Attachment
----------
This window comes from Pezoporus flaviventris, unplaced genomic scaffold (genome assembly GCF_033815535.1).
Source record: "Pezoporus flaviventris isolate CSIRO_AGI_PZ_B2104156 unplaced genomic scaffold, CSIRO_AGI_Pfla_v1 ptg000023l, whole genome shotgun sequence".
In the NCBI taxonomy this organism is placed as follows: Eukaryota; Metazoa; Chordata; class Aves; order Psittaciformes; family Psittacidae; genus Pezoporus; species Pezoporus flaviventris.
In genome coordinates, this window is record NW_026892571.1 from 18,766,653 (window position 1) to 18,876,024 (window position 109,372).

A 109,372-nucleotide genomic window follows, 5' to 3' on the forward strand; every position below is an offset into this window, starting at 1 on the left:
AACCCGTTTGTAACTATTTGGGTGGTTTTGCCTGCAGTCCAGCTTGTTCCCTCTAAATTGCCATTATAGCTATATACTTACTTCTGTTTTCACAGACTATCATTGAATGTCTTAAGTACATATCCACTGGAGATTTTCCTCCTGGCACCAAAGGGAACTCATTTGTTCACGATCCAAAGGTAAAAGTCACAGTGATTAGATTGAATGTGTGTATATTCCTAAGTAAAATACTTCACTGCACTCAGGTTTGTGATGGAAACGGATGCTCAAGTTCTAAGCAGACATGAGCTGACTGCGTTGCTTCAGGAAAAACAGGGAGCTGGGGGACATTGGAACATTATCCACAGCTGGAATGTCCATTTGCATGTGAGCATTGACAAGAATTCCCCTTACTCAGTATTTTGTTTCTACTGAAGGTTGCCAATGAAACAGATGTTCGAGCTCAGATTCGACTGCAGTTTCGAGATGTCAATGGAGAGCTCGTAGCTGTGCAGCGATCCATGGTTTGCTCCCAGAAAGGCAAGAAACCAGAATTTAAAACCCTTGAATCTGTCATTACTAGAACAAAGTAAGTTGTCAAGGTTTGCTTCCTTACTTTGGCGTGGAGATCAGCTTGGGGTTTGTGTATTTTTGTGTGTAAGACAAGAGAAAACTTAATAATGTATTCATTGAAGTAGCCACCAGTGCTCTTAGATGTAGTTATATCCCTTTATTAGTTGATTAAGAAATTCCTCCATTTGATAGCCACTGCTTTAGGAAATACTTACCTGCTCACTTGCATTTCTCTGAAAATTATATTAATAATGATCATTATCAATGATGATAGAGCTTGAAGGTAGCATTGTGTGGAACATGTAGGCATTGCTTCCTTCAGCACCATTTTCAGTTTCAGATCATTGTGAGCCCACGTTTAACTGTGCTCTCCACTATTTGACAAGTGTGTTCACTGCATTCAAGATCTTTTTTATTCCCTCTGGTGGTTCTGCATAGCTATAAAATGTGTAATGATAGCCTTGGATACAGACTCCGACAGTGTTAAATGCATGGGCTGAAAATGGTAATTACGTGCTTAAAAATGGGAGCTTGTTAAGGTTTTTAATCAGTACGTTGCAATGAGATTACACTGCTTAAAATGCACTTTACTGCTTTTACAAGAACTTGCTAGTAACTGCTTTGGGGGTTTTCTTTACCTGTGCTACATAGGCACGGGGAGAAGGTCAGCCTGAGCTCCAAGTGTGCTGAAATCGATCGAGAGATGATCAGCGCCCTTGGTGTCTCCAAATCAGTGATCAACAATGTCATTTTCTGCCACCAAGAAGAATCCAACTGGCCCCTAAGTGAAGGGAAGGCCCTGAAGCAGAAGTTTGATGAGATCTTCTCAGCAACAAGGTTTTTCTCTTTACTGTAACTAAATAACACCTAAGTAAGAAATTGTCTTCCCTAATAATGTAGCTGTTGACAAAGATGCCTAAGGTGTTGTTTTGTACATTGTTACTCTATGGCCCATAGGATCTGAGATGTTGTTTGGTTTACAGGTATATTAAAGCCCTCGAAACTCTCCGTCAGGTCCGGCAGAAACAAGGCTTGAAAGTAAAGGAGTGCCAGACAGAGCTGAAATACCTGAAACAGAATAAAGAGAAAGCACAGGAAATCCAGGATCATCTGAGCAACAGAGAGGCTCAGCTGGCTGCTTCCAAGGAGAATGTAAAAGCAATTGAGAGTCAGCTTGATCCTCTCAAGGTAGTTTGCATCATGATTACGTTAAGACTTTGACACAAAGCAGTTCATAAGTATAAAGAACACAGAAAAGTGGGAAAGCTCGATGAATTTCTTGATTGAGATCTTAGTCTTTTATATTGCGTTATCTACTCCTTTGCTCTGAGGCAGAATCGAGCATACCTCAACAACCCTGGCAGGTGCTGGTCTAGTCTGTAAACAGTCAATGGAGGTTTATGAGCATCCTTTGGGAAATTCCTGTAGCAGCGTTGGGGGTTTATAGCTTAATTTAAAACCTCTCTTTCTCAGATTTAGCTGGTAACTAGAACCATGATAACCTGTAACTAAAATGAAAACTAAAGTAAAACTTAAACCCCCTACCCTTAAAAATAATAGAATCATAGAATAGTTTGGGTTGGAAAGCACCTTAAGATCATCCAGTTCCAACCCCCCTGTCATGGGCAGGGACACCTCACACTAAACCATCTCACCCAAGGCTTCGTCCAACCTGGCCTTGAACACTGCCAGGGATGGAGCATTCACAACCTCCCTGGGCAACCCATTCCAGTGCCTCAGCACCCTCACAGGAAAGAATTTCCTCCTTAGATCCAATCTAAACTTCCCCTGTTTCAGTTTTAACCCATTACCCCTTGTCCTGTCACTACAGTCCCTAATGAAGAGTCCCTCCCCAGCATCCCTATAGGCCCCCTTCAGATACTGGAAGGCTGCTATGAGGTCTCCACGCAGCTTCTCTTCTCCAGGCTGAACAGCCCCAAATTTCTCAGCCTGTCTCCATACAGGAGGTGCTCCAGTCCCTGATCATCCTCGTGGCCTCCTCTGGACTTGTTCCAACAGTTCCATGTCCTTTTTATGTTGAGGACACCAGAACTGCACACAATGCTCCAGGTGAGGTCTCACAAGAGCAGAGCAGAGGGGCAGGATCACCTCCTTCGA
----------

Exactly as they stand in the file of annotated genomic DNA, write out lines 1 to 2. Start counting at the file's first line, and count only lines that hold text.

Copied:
This window comes from Pezoporus flaviventris, unplaced genomic scaffold (genome assembly GCF_033815535.1).
Source record: "Pezoporus flaviventris isolate CSIRO_AGI_PZ_B2104156 unplaced genomic scaffold, CSIRO_AGI_Pfla_v1 ptg000023l, whole genome shotgun sequence".